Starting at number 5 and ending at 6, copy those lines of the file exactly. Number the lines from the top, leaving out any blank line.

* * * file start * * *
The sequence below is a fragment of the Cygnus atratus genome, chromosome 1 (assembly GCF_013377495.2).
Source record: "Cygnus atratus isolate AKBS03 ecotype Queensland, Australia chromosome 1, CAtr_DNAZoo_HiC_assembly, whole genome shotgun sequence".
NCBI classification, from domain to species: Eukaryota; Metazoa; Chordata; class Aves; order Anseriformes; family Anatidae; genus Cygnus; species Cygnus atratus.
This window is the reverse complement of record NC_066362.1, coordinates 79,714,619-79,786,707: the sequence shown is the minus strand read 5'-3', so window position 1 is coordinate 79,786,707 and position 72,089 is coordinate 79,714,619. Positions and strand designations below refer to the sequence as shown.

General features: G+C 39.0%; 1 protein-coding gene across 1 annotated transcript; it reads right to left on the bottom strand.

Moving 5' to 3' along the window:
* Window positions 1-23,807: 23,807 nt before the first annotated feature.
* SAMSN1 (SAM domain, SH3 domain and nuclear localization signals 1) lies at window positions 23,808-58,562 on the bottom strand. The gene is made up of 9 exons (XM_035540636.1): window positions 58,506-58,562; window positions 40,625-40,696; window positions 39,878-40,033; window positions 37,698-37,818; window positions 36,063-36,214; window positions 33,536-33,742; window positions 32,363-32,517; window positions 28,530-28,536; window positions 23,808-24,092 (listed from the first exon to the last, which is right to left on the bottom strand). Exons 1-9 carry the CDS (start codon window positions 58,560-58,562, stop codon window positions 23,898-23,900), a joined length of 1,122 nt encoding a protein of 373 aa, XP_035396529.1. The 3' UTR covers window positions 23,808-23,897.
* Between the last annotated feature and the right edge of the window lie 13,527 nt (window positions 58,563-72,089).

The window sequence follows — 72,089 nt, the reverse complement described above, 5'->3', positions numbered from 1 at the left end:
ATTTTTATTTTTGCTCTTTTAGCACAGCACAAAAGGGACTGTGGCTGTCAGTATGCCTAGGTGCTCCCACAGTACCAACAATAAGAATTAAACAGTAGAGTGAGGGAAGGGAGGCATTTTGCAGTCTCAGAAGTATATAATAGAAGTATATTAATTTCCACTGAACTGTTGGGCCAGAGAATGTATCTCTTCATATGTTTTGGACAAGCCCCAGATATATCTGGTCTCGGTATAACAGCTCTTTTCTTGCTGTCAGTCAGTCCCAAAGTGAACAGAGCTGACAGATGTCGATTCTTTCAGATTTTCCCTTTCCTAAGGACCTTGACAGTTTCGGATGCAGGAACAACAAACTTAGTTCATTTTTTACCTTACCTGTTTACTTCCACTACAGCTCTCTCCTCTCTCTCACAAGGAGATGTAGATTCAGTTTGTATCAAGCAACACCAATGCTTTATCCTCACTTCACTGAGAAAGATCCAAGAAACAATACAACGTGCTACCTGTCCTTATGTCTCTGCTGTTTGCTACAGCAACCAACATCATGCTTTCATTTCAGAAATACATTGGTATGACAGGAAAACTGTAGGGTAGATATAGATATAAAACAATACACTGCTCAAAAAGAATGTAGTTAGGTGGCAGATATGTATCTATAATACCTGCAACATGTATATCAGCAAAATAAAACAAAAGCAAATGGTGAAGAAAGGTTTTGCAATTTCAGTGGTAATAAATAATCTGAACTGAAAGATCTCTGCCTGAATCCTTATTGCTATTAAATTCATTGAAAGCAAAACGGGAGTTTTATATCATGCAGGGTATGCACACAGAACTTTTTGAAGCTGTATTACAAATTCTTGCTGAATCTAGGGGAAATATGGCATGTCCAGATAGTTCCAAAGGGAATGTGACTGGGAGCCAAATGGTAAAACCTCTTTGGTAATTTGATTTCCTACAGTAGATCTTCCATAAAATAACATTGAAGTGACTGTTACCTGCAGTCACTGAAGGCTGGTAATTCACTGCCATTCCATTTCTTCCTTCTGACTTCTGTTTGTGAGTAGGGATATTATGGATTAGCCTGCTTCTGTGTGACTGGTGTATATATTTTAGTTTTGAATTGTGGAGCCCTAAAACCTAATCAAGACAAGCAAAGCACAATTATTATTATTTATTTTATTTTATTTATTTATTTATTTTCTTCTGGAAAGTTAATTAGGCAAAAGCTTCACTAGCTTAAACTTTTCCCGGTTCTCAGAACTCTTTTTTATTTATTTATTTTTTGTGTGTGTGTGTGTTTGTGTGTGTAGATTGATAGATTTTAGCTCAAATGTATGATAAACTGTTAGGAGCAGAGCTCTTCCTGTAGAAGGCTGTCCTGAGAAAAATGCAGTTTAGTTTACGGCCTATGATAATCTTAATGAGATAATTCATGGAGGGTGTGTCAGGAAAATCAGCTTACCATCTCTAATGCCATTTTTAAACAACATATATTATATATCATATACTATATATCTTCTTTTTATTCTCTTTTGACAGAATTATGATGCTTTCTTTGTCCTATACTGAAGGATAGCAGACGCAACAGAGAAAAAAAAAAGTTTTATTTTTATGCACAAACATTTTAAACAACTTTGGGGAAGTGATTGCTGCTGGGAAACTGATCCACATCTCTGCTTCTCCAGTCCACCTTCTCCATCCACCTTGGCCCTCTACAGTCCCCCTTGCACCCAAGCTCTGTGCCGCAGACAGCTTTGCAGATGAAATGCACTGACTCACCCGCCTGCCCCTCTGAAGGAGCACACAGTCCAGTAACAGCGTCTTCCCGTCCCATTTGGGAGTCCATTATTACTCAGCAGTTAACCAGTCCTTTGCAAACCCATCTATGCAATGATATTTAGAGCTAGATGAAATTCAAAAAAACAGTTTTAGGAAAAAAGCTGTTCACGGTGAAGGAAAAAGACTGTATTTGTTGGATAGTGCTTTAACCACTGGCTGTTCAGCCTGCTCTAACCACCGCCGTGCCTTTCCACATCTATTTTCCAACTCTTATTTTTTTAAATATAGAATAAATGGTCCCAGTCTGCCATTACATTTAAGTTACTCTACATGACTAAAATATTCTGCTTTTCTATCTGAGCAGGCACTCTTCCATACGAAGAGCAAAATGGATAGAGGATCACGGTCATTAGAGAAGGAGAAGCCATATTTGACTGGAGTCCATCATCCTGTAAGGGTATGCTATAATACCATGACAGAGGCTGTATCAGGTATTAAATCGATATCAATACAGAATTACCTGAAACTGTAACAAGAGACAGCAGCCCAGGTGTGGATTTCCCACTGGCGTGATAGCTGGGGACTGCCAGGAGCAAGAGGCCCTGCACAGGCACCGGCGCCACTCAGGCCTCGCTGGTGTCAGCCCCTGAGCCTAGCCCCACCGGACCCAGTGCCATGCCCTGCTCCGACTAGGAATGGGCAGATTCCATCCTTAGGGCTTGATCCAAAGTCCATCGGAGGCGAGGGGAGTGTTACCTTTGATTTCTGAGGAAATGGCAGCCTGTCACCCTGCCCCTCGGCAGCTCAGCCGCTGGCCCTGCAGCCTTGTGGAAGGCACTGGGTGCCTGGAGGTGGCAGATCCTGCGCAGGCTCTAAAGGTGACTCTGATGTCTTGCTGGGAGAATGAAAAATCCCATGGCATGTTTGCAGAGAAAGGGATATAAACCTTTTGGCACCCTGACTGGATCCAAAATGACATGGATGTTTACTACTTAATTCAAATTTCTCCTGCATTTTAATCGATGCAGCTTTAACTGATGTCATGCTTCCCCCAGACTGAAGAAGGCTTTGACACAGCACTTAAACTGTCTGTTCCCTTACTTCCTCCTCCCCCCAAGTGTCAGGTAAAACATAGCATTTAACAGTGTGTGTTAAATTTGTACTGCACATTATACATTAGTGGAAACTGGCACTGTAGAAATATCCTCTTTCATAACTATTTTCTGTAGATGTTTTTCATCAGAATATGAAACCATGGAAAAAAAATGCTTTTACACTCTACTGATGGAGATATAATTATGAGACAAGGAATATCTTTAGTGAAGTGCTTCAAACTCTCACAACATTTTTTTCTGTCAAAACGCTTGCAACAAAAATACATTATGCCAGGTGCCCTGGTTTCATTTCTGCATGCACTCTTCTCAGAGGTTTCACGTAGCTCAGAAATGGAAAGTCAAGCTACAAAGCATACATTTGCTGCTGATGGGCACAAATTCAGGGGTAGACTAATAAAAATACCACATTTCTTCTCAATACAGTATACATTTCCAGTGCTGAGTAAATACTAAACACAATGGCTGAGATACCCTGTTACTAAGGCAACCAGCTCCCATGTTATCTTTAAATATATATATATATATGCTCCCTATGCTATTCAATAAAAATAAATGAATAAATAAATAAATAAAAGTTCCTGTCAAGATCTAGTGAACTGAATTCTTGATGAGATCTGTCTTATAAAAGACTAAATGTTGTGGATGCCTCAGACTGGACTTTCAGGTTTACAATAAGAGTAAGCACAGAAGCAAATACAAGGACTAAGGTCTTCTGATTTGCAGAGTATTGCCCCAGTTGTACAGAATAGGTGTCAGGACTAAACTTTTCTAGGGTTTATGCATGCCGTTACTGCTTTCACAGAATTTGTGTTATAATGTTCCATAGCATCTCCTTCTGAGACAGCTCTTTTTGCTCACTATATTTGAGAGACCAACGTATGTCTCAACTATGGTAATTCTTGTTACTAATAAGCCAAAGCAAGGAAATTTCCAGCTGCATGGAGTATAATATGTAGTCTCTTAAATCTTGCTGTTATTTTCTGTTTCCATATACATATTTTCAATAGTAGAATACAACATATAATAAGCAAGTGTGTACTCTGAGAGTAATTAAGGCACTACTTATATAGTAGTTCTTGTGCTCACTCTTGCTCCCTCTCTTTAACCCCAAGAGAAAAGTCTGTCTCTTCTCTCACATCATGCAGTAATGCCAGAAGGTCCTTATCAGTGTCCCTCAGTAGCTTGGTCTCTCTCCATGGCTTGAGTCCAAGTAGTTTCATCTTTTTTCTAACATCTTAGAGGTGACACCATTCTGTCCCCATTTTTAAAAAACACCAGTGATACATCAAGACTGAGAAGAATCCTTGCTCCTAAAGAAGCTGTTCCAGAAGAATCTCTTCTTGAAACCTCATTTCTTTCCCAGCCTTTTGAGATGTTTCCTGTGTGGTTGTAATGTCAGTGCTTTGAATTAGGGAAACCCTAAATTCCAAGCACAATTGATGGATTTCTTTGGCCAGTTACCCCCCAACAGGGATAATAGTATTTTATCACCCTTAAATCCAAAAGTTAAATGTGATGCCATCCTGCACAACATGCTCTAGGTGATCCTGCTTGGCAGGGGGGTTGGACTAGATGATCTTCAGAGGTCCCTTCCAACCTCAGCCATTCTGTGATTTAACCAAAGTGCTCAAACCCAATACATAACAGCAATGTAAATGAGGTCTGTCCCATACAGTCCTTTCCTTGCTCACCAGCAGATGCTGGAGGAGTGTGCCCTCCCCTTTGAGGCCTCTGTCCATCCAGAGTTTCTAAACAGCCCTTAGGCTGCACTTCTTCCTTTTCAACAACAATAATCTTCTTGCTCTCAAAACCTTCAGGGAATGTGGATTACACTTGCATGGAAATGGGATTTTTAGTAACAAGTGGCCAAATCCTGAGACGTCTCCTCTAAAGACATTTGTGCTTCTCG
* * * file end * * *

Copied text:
General features: G+C 39.0%; 1 protein-coding gene across 1 annotated transcript; it reads right to left on the bottom strand.

Moving 5' to 3' along the window: